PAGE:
From the sequence of primitive values s_{1}, s_{2}, s_{3}, ..., s_{n}, we will compute a signature. The signature is simply an integer that encodes the sequence. We will compute the signature N using the formula
N = C^{n-1} ⋅ s_{1} + C^{n-2} ⋅ s_{2} + C^{n-3} ⋅ s_{3} + ... + C^{1} ⋅ s_{n-1} + C^{0} ⋅ s_{n}
In essence, the string s_{1} s_{2} ... s_{n} is an n digit number written in base C, and N is the integer value of this number. As long as C is greater than or equal to the number of distinct primitive values, then we are guaranteed to get a different signature for every possible object. As long as we have a fixed upper bound on the maximum sequence length (n), we can treat the computation of the signature as a constant-time operation.
Now we can define our ideal O(1) worst case dictionary. We first allocate an array of infinite length. On any operation, we first compute the signature N of the key involved in the operation. The operations are then implemented as follows:
- insert
if (array[N] != null) return false; else { array[N] = item; return true; }- remove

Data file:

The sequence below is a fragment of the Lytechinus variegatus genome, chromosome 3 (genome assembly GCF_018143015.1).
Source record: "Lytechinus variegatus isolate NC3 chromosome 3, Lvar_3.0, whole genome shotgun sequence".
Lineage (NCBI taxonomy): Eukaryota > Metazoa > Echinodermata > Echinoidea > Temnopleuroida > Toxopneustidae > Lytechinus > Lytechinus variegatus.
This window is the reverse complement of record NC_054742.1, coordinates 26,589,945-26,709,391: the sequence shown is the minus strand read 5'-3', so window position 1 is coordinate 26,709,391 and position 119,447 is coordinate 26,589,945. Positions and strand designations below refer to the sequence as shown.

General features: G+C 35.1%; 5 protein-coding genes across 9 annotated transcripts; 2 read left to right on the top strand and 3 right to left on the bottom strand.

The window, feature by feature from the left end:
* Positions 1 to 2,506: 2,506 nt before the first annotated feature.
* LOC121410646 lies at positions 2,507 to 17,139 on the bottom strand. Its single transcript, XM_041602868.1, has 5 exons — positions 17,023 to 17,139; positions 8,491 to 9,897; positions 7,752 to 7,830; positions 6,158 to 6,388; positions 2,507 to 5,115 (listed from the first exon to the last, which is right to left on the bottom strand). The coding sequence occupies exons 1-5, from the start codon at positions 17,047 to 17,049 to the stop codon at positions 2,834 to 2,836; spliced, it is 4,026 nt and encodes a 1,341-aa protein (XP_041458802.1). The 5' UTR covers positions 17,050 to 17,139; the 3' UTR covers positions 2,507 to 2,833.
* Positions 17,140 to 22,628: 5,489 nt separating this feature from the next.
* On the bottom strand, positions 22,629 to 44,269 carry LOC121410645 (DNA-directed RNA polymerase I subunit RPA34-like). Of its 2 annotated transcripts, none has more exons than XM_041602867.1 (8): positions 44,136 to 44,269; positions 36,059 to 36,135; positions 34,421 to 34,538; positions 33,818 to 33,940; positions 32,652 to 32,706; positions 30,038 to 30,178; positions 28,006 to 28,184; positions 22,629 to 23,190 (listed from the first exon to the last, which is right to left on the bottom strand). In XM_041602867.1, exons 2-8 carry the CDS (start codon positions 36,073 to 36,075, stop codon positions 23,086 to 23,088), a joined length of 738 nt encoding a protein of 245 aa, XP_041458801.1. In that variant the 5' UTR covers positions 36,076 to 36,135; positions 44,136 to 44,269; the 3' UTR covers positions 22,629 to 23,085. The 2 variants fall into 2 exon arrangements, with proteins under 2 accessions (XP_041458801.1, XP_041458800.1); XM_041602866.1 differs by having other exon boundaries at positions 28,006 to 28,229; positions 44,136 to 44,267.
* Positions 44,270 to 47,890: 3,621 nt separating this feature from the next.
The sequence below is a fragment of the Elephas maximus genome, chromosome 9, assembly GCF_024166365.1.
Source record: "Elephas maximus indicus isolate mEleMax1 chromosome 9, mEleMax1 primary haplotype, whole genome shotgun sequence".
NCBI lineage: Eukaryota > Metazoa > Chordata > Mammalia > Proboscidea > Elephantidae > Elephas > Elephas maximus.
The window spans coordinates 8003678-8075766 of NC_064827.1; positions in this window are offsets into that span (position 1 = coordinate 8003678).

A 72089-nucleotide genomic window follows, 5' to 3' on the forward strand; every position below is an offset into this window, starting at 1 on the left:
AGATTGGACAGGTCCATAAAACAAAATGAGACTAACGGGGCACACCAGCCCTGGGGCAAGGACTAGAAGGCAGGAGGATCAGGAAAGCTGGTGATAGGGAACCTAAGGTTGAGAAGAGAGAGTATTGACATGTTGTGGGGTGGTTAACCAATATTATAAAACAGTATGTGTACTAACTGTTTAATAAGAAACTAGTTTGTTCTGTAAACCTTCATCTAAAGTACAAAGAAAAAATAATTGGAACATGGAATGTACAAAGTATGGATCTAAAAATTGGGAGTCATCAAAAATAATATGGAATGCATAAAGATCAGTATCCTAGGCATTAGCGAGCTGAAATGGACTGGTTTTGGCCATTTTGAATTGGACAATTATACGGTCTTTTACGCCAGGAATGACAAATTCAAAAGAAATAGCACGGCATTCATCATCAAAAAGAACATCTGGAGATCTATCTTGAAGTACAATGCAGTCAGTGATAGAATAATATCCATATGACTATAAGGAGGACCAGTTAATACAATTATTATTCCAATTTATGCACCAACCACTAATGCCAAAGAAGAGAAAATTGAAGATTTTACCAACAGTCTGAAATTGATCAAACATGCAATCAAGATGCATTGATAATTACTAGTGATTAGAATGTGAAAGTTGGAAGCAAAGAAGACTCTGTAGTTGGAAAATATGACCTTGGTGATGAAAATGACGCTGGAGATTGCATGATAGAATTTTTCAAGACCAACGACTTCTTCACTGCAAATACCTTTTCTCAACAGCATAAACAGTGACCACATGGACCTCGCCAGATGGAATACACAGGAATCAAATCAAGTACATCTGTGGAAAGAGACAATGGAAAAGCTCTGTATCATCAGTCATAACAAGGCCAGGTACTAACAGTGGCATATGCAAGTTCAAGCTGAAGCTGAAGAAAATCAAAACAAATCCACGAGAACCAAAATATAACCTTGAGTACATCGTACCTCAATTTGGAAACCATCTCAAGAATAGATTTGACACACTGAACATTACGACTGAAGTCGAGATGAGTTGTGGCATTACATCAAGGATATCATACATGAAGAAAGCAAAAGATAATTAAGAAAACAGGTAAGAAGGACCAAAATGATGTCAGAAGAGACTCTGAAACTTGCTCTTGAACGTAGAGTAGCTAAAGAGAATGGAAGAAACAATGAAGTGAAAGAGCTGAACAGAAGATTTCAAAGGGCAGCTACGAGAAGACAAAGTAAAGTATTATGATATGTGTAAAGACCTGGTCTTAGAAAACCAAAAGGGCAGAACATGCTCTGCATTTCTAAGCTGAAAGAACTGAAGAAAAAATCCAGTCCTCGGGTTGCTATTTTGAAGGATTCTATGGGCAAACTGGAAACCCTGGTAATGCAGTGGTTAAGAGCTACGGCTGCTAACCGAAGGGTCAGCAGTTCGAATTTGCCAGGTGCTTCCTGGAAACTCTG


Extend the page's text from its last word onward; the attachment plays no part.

if (array[N] == null) return false; else { array[N] = null; return true; }- find
return array[N];
Of course, this idealized hash table cannot be implemented in practice. It is not possible to create an infinite array, and the maximum value of a Java int (the type of array index values) is 2^{31}-1.
Fortunately, the same basic approach can be made to work well using finite arrays. We will use the same idea of computing a "signature" of an object: this is the object's hash code. We will compute the hash code using finite arithmetic, and as a consequence, it will be possible for two objects with different contents to have the same hash code. This is a hash collision. Even though hash collisions can occur, we can still design a practical hash table that has O(1) performance for insert, remove, and find in the average case.